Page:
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Originally Posted by V.Narayan View Post
China has been suspicious of the drill that started in 1992 as a bilateral exercise between India and the US. Beijing believes that the annual war game is an effort to fight its influence in the Indo-Pacific region.
There's a poignant quote I read in an article recently that I can recommend others reading (emphasis mine):
Quote:
China's leaders see the world as a series of four rings centred on their hallowed sanctuary in Beijing. The first ring covers China itself, and this is the most important and sensitive area because domestic instability is a constant threat. The second concentric ring is China's periphery - 14 adjacent countries and maritime areas. Indeed, China has fought wars with five of those neighbours since 1949.

The next ring outwards comprises the larger Asia-Pacific region, which China believes the larger Asia-Pacific region, which China believes is its rightful sphere of influence where external powers should have only limited access if any at all. The final ring stretches the rest of the way around the globe, encompassing increasingly important areas such as the Middle East and Africa. Most alarming to the CCP's rulers is that the US has the ability to influence and threaten China in each of these four concentric rings.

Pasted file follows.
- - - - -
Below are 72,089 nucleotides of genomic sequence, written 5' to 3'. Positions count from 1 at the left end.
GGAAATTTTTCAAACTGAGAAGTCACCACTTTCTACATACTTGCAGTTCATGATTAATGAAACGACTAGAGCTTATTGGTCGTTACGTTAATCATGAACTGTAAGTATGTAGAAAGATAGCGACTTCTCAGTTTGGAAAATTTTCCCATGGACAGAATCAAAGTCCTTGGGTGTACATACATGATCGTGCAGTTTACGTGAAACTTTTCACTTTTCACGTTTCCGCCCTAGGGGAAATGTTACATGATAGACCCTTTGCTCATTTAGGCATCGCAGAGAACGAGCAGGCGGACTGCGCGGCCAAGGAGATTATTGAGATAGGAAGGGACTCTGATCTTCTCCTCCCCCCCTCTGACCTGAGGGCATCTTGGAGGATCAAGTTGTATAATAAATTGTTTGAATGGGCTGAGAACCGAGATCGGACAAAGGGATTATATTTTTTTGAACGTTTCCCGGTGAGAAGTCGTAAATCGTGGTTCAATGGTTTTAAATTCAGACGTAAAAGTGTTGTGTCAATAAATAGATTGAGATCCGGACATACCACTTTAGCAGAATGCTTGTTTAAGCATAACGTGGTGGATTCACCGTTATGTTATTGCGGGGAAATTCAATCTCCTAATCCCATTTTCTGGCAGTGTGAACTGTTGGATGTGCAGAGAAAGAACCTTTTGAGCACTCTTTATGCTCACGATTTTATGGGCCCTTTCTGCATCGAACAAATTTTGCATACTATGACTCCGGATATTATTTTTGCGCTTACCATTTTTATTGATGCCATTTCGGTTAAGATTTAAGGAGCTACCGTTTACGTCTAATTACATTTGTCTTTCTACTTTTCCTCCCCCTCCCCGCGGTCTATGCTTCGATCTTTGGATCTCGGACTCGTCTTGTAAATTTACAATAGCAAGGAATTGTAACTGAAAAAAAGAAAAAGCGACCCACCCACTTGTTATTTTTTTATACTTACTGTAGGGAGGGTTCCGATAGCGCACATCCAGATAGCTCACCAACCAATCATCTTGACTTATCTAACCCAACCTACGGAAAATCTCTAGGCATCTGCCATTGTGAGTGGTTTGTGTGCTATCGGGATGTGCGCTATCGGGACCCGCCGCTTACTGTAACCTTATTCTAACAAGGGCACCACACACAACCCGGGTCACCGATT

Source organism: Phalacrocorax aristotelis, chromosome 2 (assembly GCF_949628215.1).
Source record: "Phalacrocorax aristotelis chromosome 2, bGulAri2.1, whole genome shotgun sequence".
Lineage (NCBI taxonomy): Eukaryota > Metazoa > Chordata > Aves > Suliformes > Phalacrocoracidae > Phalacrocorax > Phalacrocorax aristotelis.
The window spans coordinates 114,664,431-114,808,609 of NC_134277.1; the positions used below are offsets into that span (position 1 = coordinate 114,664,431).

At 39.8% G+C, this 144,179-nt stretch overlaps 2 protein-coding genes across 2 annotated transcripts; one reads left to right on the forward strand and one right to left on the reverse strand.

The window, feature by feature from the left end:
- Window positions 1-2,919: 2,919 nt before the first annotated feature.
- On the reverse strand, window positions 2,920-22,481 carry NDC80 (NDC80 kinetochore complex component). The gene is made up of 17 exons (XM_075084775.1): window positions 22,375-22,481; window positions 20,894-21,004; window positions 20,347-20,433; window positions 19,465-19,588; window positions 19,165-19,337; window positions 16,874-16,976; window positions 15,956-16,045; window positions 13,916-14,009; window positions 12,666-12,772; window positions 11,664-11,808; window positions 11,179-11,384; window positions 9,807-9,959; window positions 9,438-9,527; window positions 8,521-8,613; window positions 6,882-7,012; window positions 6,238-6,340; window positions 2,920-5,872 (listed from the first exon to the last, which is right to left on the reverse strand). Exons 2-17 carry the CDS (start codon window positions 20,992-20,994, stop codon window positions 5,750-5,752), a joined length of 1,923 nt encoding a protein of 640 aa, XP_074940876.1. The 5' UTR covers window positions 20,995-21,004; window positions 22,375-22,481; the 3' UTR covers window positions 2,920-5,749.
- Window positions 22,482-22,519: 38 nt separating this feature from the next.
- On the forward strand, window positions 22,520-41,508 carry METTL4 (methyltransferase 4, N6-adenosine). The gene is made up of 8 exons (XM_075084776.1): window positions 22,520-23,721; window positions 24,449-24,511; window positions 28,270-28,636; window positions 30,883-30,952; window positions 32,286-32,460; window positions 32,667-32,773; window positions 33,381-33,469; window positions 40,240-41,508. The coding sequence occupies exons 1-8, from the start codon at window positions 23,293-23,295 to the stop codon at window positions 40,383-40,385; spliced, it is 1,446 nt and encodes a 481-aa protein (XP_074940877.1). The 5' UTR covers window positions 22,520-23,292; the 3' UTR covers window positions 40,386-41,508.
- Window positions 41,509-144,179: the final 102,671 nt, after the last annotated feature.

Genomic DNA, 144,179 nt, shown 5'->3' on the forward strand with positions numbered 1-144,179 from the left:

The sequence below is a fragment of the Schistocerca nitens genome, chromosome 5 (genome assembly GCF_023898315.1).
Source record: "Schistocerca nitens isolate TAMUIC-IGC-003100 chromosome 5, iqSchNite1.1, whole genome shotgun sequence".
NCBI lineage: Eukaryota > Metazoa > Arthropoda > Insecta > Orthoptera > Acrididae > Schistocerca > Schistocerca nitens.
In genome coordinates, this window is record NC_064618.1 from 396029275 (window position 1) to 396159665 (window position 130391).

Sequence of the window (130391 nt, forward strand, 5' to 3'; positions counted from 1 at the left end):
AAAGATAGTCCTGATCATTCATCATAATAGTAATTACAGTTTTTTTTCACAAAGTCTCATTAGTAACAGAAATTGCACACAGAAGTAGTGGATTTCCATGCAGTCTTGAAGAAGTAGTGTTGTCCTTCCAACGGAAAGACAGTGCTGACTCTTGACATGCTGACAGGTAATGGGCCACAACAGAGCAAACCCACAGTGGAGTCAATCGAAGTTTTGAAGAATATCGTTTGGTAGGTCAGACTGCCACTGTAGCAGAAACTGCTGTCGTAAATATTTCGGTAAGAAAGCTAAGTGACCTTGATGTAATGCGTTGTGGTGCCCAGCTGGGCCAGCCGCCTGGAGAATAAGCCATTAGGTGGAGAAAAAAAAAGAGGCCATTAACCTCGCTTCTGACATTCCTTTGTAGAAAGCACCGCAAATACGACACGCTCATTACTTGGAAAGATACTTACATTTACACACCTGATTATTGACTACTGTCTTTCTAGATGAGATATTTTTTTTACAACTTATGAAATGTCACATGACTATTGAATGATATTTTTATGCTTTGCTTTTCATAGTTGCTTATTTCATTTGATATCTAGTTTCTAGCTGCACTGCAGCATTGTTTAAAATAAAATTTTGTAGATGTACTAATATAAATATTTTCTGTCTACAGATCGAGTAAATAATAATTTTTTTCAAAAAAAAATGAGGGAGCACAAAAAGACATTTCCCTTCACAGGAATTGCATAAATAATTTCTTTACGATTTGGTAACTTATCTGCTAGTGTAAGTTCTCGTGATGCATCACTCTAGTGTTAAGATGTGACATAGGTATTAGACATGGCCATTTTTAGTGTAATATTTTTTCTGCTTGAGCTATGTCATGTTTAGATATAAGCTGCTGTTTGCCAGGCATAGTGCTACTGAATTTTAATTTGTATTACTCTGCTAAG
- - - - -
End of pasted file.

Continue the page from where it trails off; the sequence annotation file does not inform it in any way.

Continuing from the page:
So in that context for sure you can see where the Chinese unease comes from with the burgeoning alliance forming with the Quad and like you so astutely point out, why they're uncomfortable about how the Malabar exercises have grown as well. India and Japan are very clearly within that second ring and often at loggerheads with China, and in Australia there is now a concerted national discussion about the elephant in the room which is finally leading to some tough decisions, foremost of which is just where to draw a line with China. Fortunately for India, this means the Quad absolutely has a good chance of becoming something more because it's a marriage of convenience for all parties concerned. In fact there are calls to formalise the Quad.

Many believe that as the US firmly entrenches for great power competition once more, and the Chinese become more muscular, the pieces are in place for the Quad to become an alliance almost in the manner of NATO with the aim towards countering the influence of Beijing. For this to happen however would not just require a concerted diplomatic convergence of will across the Quad member states, but also significant bipartisan backing in all of those states for it to become sanctified in such a formal manner. How that fits in with India's historic tendencies towards maintaining strategic independence and flexibility is something I imagine is keeping the mental cogs of our diplomatic and bureaucratic corps turning furiously. In fact I'm curious to hear the thoughts of the members here: